I have a small business, and thankfully it is continuing to last as some people I work for are very understanding.

    I hope you achieve all you wish to achieve. I would like to know more about you, and am looking forward to reading more of your blogs.

    Keep up the good work !!

    1. Hi Dan,

      Thank you for the lovely introduction. I’ve never met, spoke, or wrote to a person from Ireland. You are the first. You are wonderful! Thanks for following and commenting on my blog. You definitely understand what I go through everyday as a bilateral sensoinaural hearing loss individual. I agree, hearing aids can only do so much. Some days are good but most of the time life can be frustrating because my hearing level changes depending on the environment and mood I’m experiencing. Most days, I feel so lonely because nobody understands why my emotions continue to change. The answer is because I’m tired of lip-reading, it’s part of my life and will always be.

      Many normal hearing people assume wearing hearing aids should make life easy to hear. What normal hearing people do not know is that there are five degrees of hearing loss for any age. We have the fourth level which is known as “severe hearing loss.” In other words, we will always have difficulty distinguishing sounds. A majority of people with bilateral sensoinaural struggle understanding sounds of different pitches while wearing hearing (this is why my mood continues to change and I can’t help it).

      My life would be miserable without watching TV with subtitles. I’m grateful we get the opportunity to enjoy our shows and movies with CC. Most of the time I’ll watch a movie in a different language because it makes me feel better (self-discovery). I don’t know if you prefer watching it with your own language or a different language. I would love to know.

      I’m happy to hear you run a small business. The fact that you work with amazing and understanding people is a plus. I grew tired of feeling abused, used, harassed, and discriminated on my previous jobs because of my hearing loss. That is a main reason why I quit my last job. Now I work for a federal job where everyone respects me. I’m still traumatized from experiences I went through in the work environment but each day I learn to trust people and embrace my hearing loss.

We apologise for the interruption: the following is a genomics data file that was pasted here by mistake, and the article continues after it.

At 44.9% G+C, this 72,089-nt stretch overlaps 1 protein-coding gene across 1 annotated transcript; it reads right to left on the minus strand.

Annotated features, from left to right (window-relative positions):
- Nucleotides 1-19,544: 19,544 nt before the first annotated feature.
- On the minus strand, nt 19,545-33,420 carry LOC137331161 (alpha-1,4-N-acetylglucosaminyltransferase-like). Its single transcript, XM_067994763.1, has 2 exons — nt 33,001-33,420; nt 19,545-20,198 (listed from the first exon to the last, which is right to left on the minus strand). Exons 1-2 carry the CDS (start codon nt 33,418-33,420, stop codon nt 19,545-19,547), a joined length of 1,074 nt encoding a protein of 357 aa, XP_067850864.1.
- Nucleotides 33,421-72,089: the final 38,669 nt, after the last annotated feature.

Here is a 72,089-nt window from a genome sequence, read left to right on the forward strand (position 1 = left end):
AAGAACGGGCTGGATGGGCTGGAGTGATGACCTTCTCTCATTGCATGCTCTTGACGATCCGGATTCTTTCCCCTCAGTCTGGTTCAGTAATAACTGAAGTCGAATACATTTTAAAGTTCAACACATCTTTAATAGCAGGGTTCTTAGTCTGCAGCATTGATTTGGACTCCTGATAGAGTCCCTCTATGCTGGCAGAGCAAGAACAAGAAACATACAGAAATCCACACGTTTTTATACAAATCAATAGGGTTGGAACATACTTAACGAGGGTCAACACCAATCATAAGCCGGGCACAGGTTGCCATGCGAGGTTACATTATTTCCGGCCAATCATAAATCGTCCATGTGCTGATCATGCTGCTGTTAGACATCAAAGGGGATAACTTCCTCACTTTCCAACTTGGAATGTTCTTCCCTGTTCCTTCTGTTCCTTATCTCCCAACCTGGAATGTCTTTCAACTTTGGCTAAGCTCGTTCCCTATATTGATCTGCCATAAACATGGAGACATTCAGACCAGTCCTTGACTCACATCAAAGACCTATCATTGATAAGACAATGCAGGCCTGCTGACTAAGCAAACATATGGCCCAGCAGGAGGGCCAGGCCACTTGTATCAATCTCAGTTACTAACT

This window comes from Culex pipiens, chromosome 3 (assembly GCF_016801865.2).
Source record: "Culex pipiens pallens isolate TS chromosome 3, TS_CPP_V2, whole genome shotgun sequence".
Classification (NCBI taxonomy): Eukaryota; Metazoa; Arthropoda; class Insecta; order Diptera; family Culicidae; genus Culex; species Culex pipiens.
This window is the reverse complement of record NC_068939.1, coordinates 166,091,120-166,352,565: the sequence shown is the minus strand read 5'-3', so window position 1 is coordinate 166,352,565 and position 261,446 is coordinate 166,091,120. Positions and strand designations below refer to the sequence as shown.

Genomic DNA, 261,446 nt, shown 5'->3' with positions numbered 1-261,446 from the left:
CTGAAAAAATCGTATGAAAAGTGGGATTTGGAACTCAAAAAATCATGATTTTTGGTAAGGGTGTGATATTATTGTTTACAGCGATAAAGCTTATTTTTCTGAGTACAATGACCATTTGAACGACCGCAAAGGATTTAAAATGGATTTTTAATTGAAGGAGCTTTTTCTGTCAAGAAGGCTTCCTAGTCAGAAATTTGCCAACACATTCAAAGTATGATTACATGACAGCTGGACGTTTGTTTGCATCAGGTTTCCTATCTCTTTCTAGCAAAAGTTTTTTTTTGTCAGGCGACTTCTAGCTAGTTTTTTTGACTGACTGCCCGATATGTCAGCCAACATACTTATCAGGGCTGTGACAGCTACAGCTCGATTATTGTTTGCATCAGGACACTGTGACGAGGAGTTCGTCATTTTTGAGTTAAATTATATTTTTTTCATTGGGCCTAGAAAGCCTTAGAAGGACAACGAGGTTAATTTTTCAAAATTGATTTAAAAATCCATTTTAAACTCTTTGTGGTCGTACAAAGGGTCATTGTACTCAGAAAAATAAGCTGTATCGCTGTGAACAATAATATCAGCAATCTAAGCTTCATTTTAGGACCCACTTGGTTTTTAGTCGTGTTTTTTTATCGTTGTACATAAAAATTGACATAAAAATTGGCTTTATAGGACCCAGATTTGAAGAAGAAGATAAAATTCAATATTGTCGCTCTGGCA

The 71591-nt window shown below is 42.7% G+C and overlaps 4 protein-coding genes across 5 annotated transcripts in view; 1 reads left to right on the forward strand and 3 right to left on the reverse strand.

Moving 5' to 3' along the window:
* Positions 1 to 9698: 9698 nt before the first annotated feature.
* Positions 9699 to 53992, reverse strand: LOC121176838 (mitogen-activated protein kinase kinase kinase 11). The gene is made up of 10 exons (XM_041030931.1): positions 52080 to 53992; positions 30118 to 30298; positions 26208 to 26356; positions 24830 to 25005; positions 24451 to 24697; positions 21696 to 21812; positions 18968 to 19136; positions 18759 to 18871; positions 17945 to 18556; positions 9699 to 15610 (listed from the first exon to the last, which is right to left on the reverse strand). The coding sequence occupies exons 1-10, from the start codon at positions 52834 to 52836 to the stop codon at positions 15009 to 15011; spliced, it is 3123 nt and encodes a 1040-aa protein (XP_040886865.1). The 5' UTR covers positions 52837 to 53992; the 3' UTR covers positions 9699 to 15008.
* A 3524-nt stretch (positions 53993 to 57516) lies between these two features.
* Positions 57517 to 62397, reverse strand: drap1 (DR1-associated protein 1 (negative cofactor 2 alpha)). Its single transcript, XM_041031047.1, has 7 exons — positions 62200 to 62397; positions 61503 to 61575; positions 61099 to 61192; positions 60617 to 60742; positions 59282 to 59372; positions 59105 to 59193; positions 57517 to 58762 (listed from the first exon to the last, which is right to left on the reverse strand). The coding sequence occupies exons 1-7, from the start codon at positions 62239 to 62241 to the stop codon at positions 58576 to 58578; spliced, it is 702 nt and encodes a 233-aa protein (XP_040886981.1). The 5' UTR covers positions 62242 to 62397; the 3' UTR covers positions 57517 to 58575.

Again, thank you for your kind words. You have reminded me why I started this blog and given me motivation to continue blogging. I’ll try to keep up the good work and look forward to continue blogging. I hope we can become friends and support each other. Please do let me know if there’s a subject or a story you wish to read from me. I’ll try writing more often. I wish you lots of blessings, health, and success 🙂

  3. Hi Alicia,

    Thanks for your invite to your website. It is great to hear from you again, and I must admit it has been too long, and it seems the world moves so quickly these days. I must apologize for not having been in touch.

    I hope you are still doing well, and enjoying your life, and your federal job. In the last year I’ve also landed a government job, and packed in my small business! It is a story in itself, but I can summarize it like this …. I ran a small business and it took me 7 days a week, 24 hours a day to keep it going. I was tired from lipreading/concentration and having full responsibility for everything!!! I got an offer of a clerical job on a 5-day week, and it didn’t take me long to decide to be honest …. BUT, I’m still very proud that I kept my own small business alive for over 3 years 🙂 …. I have a muscular disability as well as the hearing loss, and that was becoming more of an issue too.

    Anyway, there is an area I’m trying to adapt to right now, and I’m finding it difficult …. in my work now, I’m in an open plan room with about 10 people, and others coming and going all the time … it’s a big change for me!! When I was in business I only had to focus on one person at a time.

    The big risk (nearly every day) is that I find myself going quieter and quieter, because I’m not following the conversation, and I don’t want to be ‘interrupting’ … people are aware of my hearing, and they are nice about it, but I still miss soooo much of what is going on. It’s hard not to let it get me down, and at times it does. BUT, I’m stronger than that, it’s just trying to adapt is a battle.

    I guess it’s about embracing my hearing loss, just like you said ….